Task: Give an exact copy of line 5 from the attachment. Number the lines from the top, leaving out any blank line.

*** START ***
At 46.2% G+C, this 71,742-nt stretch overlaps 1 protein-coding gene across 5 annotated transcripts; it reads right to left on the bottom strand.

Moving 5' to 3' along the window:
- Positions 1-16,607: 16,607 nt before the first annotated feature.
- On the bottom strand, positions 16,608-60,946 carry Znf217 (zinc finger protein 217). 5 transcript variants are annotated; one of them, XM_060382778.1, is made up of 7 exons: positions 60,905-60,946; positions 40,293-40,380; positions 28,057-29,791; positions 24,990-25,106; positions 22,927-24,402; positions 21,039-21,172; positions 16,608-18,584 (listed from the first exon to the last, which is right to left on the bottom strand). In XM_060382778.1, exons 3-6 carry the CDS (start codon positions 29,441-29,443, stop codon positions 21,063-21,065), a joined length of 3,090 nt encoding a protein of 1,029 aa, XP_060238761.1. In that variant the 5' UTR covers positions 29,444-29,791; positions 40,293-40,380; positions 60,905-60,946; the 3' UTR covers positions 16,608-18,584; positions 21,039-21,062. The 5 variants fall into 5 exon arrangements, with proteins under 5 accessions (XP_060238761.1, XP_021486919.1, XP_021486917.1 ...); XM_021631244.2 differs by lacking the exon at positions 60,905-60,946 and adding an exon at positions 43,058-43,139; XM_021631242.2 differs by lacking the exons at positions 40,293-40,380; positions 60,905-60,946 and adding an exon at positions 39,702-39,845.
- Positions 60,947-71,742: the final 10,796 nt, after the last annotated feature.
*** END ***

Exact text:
- Positions 60,947-71,742: the final 10,796 nt, after the last annotated feature.